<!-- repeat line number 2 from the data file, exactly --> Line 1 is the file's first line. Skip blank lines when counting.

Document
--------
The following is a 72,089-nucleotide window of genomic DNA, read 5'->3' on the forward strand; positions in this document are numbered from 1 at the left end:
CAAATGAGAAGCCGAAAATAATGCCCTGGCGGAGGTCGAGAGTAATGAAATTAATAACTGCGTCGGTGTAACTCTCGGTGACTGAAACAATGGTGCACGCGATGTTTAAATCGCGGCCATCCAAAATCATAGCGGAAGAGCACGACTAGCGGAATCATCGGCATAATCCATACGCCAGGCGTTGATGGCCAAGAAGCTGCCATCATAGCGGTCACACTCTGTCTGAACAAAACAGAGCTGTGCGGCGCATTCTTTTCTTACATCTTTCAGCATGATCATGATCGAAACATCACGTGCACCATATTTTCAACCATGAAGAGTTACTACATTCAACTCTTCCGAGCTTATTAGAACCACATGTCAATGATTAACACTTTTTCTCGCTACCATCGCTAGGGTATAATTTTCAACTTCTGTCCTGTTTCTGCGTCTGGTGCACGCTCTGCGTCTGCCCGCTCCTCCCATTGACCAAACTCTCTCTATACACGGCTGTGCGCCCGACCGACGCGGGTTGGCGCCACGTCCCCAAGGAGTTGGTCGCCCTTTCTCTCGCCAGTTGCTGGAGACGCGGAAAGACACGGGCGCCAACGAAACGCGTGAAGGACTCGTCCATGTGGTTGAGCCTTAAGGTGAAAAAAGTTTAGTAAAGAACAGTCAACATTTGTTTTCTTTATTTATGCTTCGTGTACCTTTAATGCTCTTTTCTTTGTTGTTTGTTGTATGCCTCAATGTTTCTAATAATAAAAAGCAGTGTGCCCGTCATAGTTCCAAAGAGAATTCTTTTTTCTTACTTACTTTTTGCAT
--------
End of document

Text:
CAAATGAGAAGCCGAAAATAATGCCCTGGCGGAGGTCGAGAGTAATGAAATTAATAACTGCGTCGGTGTAACTCTCGGTGACTGAAACAATGGTGCACGCGATGTTTAAATCGCGGCCATCCAAAATCATAGCGGAAGAGCACGACTAGCGGAATCATCGGCATAATCCATACGCCAGGCGTTGATGGCCAAGAAGCTGCCATCATAGCGGTCACACTCTGTCTGAACAAAACAGAGCTGTGCGGCGCATTCTTTTCTTACATCTTTCAGCATGATCATGATCGAAACATCACGTGCACCATATTTTCAACCATGAAGAGTTACTACATTCAACTCTTCCGAGCTTATTAGAACCACATGTCAATGATTAACACTTTTTCTCGCTACCATCGCTAGGGTATAATTTTCAACTTCTGTCCTGTTTCTGCGTCTGGTGCACGCTCTGCGTCTGCCCGCTCCTCCCATTGACCAAACTCTCTCTATACACGGCTGTGCGCCCGACCGACGCGGGTTGGCGCCACGTCCCCAAGGAGTTGGTCGCCCTTTCTCTCGCCAGTTGCTGGAGACGCGGAAAGACACGGGCGCCAACGAAACGCGTGAAGGACTCGTCCATGTGGTTGAGCCTTAAGGTGAAAAAAGTTTAGTAAAGAACAGTCAACATTTGTTTTCTTTATTTATGCTTCGTGTACCTTTAATGCTCTTTTCTTTGTTGTTTGTTGTATGCCTCAATGTTTCTAATAATAAAAAGCAGTGTGCCCGTCATAGTTCCAAAGAGAATTCTTTTTTCTTACTTACTTTTTGCAT